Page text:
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How to Buy a Gym

With Australians increasingly concerned about their health, the fitness industry is booming. There could scarcely be a better time to buy your own gym.

If you’re still unsure about whether this is the sector for you, on how this $2bn revenue industry is booming off the back of rising health concerns and what it takes to thrive as a gym owner.

If you’re sure you want to buy a gym – read on:

Comparing gyms for sale

What do you want from your gym or fitness business? Familiarise yourself with the types of gym on the market. Find out what works and what doesn’t.

When browsing gyms for sale consider factors like:

  • Location
  • Size – how many members can it accommodate at once and is there room for adding extra equipment or facilities?
  • Standard, range and amount of equipment
  • Composition of current membership
  • Pricing structure – and scope for growing revenues by tweaking it

What about buying a franchise?

You have to follow a formula, but franchises are a typically less risky proposition. Buying into a gym franchise means you are buying into a recognised brand and tried-and-tested business model.

Know your regulations

It’s a good idea to be familiar with relevant regulations before you buy. Think about:

  • Qualifications and credentials
  • How you will adhere to industry code of practices
  • Your professional registration
  • The safety of your customers while in your care

The governing body, Fitness Australia, goes into further detail to help you get your head around these and other regulatory and licensing issues.

Due diligence

Jim Thomas, founder of Fitness Management USA, a management consulting and turnaround firm specialising in the industry, urges buyers not to skimp on due diligence.

“The owner can produce financial statements that show a gym is thriving,” he wrote in a LinkedIn post. “You need to do due diligence to make sure the information presented to you is valid and shows an accurate picture of the condition of the gym.”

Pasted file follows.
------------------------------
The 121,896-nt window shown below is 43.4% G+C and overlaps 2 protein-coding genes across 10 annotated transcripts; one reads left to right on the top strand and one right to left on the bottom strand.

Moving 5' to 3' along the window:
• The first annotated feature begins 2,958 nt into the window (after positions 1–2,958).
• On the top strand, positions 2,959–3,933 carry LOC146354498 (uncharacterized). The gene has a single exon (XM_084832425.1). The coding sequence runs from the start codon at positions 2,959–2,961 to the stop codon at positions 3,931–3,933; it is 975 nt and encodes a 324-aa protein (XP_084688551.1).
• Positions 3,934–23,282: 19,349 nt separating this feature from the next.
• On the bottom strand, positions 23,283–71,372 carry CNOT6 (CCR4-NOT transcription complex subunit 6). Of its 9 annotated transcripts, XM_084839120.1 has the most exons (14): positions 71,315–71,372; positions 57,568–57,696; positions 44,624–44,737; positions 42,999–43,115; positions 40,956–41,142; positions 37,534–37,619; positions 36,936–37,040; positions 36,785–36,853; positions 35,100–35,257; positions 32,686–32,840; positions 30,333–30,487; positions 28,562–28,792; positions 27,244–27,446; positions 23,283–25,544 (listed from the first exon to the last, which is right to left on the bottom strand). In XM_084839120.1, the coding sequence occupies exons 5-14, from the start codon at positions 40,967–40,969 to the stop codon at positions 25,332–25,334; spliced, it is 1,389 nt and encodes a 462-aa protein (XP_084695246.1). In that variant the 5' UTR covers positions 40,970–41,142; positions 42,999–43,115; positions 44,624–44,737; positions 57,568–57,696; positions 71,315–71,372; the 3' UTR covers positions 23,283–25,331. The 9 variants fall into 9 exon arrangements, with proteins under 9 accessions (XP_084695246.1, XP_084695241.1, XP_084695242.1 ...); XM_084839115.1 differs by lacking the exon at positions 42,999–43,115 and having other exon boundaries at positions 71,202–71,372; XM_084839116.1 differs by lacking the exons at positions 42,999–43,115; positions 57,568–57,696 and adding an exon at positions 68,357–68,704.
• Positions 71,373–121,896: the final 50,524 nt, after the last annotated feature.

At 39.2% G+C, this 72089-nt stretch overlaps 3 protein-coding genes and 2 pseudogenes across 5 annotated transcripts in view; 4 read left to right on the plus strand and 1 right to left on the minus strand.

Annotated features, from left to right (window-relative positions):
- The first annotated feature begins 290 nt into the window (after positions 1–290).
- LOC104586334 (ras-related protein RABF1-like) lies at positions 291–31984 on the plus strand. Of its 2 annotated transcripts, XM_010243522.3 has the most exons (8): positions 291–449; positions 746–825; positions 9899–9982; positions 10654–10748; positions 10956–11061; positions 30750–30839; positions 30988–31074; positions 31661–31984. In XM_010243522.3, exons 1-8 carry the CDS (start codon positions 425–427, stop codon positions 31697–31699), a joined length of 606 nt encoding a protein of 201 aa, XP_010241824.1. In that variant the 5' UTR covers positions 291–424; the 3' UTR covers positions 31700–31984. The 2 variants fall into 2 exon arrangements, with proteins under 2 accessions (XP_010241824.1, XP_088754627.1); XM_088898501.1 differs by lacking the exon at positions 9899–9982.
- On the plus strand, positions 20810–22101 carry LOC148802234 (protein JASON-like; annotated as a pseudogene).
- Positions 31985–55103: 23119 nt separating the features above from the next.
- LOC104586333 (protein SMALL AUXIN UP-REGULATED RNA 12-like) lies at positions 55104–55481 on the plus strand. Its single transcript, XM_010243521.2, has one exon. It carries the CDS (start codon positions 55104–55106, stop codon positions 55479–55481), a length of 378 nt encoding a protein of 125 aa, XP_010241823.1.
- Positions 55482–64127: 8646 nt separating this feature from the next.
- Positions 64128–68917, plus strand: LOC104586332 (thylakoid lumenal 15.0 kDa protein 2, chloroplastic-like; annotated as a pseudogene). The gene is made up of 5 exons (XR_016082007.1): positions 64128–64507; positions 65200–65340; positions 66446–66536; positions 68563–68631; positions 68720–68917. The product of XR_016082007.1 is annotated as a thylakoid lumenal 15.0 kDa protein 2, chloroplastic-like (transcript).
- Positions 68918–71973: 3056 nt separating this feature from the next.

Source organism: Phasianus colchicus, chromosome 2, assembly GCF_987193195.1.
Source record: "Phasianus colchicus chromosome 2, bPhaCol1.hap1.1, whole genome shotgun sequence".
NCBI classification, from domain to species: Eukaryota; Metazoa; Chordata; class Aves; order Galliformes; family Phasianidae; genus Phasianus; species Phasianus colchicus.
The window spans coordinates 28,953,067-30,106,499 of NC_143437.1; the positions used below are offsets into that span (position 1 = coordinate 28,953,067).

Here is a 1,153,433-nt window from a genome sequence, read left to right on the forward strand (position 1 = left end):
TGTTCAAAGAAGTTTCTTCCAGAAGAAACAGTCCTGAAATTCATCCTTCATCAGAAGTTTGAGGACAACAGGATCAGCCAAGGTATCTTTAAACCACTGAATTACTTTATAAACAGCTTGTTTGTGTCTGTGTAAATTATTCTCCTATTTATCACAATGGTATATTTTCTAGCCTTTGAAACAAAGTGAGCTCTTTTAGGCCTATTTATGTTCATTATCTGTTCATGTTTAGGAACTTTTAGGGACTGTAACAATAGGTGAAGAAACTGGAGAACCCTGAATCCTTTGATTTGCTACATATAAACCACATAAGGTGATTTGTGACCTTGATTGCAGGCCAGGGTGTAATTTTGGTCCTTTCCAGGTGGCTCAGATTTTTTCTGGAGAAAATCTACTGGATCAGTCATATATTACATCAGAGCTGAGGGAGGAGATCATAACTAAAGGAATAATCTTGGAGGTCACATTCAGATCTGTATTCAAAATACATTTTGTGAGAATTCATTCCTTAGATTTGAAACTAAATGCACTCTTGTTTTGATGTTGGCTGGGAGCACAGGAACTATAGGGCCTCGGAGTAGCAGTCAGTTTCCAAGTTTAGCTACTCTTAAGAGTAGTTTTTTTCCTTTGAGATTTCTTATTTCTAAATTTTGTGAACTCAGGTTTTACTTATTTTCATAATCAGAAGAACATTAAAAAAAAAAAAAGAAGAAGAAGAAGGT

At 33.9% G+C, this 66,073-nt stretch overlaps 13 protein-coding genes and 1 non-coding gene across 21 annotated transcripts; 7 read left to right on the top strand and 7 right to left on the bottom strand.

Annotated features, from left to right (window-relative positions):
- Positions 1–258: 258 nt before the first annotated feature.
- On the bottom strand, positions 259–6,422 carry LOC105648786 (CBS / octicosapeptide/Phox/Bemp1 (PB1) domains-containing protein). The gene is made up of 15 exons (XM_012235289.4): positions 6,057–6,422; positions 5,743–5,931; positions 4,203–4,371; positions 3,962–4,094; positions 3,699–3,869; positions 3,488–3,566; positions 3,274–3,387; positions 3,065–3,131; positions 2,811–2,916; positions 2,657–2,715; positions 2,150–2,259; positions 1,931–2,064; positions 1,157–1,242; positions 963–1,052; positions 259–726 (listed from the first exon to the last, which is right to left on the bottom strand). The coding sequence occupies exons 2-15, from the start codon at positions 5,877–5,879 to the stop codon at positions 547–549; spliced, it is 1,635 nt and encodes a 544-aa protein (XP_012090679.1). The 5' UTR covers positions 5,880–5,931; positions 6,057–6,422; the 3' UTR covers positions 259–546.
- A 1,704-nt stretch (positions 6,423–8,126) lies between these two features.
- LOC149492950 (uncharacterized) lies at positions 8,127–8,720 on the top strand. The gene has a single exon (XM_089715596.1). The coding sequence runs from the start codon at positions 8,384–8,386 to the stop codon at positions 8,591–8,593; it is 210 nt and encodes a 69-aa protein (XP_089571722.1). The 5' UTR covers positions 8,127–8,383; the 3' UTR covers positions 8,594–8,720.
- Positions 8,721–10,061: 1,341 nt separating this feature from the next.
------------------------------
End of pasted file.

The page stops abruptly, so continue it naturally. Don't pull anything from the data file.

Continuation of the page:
He advises that you establish clearly “what items the gym actually owns, what is leased, what is owed to the gym and what the gym owes to others.” Thoroughness in “due diligence will help you avoid buying the wrong gym or paying too much.”


Fitness centres, depending on the facilities, equipment and location, can be a costly enterprise. Make sure you have a well-researched idea of how much money you’ll need – and not just to pay the agreed sale price.

During “times when the revenue is less than the expenses then you need cash reserves to cover the shortfall,” says Jim Thomas. “If you spend all your money in the acquisition of the gym then you will not be able to cover shortages when they occur.”

Your projections should be conservative enough to account for teething problems during the  . “If you purchase a gym assuming the current cash flow will cover the payment on your debt, then you might be in for a rude awakening,” continues Thomas.

Paying a fair price and deal structure

He also warns against paying for ‘potential’. “Do not make the mistake of overpaying for a gym and rewarding the seller for your hard work. The value of the gym should be based on the condition at the time that you purchase it” – not on what it could become under your hardworking, savvy stewardship.

He also says that choosing the wrong entity structure is the worst mistake you can make.

“First-time gym owners will buy a gym and sign every contract in their name. This is a major mistake because it makes you personally liable for any loss that the gym incurs.

“If there is loss your creditors will go after your home, your car and your savings.”

Instead, he recommends that you opt for a corporation or LLC in order to reduce your personal exposure to risk.

If you’re ready to break into the fitness industry, check out our fitness centres for sale today!

Faye Ferris

About the author

APAC Sales & Marketing Director for, the world’s most popular website for buying and selling businesses globally, which attracts over 1.2 million visitors each month.